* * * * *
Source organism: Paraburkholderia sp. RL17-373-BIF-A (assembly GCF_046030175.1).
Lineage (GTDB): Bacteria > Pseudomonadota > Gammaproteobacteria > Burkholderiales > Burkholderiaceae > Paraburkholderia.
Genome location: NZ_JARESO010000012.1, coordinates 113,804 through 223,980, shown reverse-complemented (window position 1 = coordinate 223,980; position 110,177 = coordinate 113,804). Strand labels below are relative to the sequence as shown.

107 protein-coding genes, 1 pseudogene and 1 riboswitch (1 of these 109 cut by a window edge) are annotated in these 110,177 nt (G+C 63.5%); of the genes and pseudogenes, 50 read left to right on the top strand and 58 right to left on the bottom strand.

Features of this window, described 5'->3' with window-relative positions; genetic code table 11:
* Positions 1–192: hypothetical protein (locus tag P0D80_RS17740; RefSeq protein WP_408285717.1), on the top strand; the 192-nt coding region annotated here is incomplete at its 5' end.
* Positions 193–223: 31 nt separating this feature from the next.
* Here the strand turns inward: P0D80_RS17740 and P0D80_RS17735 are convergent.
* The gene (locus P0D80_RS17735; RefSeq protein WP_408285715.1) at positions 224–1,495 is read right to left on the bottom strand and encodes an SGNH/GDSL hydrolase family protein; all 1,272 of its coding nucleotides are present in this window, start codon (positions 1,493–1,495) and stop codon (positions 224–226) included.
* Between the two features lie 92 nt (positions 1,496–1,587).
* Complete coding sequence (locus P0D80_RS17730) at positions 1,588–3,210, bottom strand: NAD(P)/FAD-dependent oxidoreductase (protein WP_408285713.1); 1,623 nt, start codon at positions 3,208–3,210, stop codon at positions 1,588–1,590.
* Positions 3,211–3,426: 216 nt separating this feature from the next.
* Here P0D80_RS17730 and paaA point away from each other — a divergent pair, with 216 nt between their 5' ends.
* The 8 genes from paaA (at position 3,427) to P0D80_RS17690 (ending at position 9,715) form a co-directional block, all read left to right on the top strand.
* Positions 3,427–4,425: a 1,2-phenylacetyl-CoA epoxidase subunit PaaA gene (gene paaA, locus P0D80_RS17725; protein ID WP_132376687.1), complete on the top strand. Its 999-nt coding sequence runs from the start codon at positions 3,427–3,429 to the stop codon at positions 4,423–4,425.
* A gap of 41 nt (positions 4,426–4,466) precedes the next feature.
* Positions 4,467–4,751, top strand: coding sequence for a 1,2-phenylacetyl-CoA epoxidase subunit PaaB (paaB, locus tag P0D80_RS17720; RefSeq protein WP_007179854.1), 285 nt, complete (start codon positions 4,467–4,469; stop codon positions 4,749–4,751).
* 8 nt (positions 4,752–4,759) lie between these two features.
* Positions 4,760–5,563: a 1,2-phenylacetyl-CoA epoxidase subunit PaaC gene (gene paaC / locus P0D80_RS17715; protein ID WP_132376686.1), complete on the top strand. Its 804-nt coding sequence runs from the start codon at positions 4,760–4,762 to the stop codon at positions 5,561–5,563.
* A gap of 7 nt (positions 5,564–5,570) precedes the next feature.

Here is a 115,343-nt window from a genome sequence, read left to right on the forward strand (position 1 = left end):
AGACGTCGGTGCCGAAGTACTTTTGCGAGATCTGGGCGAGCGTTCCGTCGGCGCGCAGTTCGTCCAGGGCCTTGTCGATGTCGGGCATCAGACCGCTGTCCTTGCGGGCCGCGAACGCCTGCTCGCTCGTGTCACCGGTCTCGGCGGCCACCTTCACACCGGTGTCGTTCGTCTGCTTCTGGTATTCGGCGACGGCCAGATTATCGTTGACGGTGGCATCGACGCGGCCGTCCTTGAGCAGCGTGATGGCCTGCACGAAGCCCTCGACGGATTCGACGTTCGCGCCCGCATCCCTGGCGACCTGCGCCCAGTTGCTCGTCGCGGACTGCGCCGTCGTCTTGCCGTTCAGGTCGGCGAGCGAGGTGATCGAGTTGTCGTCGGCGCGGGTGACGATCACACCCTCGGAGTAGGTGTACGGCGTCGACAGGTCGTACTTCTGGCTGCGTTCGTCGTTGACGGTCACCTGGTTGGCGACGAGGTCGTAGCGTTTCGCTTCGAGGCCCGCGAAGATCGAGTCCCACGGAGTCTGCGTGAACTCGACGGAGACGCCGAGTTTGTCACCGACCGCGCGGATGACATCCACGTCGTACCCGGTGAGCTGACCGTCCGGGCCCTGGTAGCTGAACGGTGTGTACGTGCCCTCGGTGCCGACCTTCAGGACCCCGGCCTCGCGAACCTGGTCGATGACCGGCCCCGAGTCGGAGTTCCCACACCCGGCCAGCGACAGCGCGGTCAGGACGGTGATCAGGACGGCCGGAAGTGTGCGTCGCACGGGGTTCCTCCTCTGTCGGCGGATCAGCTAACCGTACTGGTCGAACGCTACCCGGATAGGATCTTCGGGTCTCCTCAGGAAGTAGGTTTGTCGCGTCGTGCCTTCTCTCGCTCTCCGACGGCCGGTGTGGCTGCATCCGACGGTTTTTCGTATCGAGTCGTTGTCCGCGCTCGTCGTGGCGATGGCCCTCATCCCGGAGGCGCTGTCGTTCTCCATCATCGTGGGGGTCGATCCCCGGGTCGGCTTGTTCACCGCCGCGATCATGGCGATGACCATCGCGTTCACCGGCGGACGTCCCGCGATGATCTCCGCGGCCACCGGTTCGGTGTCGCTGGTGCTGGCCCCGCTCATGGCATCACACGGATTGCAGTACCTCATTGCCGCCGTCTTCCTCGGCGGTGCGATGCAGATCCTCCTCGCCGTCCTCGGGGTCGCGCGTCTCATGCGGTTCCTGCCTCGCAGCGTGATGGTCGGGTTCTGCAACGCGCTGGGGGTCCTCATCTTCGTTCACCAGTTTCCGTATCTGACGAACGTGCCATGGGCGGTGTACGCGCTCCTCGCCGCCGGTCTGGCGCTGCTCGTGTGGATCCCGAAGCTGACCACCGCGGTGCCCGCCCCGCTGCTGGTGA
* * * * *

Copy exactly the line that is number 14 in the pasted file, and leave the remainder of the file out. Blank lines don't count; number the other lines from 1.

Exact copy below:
* The 8 genes from paaA (at position 3,427) to P0D80_RS17690 (ending at position 9,715) form a co-directional block, all read left to right on the top strand.